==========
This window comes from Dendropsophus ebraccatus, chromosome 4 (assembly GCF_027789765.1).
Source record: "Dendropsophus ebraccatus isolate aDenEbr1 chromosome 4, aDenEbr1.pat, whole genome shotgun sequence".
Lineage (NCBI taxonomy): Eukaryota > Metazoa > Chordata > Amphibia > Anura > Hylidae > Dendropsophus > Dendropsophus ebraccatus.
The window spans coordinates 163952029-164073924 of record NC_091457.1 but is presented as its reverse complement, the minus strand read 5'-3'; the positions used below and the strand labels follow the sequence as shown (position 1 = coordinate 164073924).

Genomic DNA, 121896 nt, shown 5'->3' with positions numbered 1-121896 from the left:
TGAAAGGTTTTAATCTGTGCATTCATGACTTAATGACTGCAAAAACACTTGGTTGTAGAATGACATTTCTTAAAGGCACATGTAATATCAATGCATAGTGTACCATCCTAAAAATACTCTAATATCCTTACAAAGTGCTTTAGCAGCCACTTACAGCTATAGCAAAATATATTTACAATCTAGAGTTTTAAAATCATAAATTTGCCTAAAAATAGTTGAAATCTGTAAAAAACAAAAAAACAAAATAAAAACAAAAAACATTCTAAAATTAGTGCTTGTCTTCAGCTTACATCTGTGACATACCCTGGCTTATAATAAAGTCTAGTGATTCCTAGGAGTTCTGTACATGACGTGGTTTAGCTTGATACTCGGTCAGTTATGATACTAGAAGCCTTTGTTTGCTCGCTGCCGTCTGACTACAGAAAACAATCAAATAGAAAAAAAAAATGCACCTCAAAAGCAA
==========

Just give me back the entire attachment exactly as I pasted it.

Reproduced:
This window comes from Dendropsophus ebraccatus, chromosome 4 (assembly GCF_027789765.1).
Source record: "Dendropsophus ebraccatus isolate aDenEbr1 chromosome 4, aDenEbr1.pat, whole genome shotgun sequence".
Lineage (NCBI taxonomy): Eukaryota > Metazoa > Chordata > Amphibia > Anura > Hylidae > Dendropsophus > Dendropsophus ebraccatus.
The window spans coordinates 163952029-164073924 of record NC_091457.1 but is presented as its reverse complement, the minus strand read 5'-3'; the positions used below and the strand labels follow the sequence as shown (position 1 = coordinate 164073924).

Genomic DNA, 121896 nt, shown 5'->3' with positions numbered 1-121896 from the left:
TGAAAGGTTTTAATCTGTGCATTCATGACTTAATGACTGCAAAAACACTTGGTTGTAGAATGACATTTCTTAAAGGCACATGTAATATCAATGCATAGTGTACCATCCTAAAAATACTCTAATATCCTTACAAAGTGCTTTAGCAGCCACTTACAGCTATAGCAAAATATATTTACAATCTAGAGTTTTAAAATCATAAATTTGCCTAAAAATAGTTGAAATCTGTAAAAAACAAAAAAACAAAATAAAAACAAAAAACATTCTAAAATTAGTGCTTGTCTTCAGCTTACATCTGTGACATACCCTGGCTTATAATAAAGTCTAGTGATTCCTAGGAGTTCTGTACATGACGTGGTTTAGCTTGATACTCGGTCAGTTATGATACTAGAAGCCTTTGTTTGCTCGCTGCCGTCTGACTACAGAAAACAATCAAATAGAAAAAAAAAATGCACCTCAAAAGCAA